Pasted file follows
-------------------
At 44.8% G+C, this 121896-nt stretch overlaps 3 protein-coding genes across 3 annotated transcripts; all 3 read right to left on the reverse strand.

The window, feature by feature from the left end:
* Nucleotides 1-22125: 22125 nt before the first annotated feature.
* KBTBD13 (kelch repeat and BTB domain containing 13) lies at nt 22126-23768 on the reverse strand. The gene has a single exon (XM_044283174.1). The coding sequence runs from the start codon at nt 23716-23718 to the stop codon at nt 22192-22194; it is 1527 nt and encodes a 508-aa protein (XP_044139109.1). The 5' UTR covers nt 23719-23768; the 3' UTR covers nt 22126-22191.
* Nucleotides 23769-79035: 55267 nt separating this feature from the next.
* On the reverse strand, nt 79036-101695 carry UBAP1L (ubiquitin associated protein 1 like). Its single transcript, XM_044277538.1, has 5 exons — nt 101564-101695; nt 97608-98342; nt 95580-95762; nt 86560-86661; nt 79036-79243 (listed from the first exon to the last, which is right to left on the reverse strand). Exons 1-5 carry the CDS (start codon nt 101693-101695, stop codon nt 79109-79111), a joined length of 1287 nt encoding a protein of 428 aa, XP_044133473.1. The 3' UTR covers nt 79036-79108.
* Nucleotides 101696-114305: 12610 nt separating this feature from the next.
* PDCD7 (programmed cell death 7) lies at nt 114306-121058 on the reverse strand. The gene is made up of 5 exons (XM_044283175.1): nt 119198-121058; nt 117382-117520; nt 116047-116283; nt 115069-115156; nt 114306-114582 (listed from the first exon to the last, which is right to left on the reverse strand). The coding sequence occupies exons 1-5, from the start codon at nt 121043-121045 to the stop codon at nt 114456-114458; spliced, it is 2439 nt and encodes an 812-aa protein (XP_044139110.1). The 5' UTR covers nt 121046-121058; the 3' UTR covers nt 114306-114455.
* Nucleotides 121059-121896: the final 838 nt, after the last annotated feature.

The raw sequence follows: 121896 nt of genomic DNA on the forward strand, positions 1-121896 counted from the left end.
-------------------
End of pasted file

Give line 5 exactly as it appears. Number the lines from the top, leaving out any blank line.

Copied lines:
* Nucleotides 23769-79035: 55267 nt separating this feature from the next.